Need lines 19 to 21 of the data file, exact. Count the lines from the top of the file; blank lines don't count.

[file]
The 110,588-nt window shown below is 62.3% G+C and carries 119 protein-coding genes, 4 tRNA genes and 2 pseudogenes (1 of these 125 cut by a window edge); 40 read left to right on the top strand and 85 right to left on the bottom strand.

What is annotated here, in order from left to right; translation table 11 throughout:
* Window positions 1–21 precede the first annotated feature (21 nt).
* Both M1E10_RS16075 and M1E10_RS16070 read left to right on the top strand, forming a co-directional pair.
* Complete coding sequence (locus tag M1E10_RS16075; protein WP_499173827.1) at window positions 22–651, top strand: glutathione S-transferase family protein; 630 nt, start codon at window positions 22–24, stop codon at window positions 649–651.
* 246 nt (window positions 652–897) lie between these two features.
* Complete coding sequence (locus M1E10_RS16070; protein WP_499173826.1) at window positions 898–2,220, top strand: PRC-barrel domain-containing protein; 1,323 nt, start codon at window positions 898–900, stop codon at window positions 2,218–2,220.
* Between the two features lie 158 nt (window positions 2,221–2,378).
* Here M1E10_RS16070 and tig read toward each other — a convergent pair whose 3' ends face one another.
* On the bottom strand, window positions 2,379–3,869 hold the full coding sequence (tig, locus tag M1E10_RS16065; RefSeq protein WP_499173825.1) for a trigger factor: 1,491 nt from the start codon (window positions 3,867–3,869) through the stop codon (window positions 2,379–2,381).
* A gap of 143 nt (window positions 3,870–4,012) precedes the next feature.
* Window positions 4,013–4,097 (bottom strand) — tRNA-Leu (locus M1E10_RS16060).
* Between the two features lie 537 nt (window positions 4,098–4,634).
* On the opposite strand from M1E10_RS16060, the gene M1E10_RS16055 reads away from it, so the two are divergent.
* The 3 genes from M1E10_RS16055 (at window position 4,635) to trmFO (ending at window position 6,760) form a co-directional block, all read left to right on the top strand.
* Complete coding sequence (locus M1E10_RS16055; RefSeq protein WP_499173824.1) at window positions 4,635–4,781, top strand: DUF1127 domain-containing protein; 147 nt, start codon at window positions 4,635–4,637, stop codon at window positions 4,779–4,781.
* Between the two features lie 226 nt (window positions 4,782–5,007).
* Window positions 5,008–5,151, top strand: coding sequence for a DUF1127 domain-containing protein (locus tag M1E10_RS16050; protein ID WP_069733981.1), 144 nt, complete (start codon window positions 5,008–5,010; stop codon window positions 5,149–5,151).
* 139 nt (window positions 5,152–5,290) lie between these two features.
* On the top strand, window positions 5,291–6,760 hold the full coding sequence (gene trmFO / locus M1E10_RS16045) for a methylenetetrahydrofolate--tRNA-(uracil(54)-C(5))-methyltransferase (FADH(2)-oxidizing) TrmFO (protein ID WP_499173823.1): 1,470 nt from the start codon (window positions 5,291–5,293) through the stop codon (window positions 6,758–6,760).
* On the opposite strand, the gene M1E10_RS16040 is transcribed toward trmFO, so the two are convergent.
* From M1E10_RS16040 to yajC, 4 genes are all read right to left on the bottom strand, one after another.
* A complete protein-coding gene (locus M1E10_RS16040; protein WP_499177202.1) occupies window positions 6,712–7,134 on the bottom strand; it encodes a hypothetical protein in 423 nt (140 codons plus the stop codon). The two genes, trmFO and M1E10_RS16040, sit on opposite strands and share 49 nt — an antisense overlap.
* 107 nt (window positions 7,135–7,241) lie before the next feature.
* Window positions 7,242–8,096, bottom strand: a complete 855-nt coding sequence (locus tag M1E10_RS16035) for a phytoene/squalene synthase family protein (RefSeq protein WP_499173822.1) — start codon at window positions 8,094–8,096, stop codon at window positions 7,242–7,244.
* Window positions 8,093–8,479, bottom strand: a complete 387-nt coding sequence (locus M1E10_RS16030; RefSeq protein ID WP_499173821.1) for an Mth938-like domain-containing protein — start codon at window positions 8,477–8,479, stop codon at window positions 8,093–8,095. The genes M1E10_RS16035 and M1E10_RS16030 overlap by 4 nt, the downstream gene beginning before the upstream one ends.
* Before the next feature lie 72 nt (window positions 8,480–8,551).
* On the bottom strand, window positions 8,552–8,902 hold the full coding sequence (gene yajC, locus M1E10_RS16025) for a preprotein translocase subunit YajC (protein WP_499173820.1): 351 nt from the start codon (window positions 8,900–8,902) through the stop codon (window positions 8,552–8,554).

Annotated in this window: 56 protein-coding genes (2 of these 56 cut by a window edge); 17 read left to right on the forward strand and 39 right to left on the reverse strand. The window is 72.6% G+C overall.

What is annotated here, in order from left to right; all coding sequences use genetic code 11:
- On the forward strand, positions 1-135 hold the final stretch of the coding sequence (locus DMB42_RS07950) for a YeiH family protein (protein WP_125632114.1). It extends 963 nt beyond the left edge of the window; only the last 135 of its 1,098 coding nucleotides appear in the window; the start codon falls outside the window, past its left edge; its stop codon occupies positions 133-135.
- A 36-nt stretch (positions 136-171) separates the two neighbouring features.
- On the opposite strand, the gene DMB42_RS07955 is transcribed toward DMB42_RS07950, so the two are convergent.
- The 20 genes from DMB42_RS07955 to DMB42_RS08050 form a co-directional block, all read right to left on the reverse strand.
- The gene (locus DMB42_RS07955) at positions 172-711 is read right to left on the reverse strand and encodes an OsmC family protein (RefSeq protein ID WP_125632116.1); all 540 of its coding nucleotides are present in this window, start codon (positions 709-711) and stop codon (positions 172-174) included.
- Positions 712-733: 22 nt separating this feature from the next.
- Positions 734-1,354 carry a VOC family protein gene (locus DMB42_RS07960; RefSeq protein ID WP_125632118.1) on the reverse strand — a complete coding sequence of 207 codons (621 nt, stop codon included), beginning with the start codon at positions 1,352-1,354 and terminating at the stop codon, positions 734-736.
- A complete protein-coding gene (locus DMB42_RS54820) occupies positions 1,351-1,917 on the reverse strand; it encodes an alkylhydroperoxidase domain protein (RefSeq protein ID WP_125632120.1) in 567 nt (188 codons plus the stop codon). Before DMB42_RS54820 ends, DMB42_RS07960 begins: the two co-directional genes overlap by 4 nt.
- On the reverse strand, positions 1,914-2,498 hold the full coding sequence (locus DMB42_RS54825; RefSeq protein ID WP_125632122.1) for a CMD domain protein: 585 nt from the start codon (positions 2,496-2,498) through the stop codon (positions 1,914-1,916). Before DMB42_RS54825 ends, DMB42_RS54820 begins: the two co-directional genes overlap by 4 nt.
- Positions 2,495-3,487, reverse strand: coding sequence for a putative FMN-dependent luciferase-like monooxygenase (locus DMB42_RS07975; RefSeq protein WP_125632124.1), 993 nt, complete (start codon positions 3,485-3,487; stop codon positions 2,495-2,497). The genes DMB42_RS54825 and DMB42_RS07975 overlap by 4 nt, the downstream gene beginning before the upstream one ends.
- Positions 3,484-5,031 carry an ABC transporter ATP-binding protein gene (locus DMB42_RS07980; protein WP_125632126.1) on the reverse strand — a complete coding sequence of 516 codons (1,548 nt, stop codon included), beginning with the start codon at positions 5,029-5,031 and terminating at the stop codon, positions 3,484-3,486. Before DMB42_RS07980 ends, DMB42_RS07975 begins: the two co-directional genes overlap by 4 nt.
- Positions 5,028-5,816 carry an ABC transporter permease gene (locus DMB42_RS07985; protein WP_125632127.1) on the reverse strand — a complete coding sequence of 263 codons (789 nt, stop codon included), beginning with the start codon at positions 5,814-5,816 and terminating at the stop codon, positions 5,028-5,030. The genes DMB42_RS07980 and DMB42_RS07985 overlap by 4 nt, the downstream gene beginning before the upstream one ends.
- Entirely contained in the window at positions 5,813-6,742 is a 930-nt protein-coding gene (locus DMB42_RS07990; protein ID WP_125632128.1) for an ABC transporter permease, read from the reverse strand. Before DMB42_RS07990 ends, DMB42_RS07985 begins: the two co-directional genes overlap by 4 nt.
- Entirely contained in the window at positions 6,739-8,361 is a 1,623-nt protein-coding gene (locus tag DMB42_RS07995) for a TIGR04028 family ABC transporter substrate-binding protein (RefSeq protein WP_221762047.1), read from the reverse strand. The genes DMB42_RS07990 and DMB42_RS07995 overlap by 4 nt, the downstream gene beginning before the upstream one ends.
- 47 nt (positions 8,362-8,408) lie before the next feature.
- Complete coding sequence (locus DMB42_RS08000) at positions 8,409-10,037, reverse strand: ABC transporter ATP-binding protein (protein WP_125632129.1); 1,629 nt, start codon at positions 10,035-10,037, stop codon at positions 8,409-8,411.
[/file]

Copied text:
* 139 nt (window positions 5,152–5,290) lie between these two features.
* On the top strand, window positions 5,291–6,760 hold the full coding sequence (gene trmFO / locus M1E10_RS16045) for a methylenetetrahydrofolate--tRNA-(uracil(54)-C(5))-methyltransferase (FADH(2)-oxidizing) TrmFO (protein ID WP_499173823.1): 1,470 nt from the start codon (window positions 5,291–5,293) through the stop codon (window positions 6,758–6,760).
* On the opposite strand, the gene M1E10_RS16040 is transcribed toward trmFO, so the two are convergent.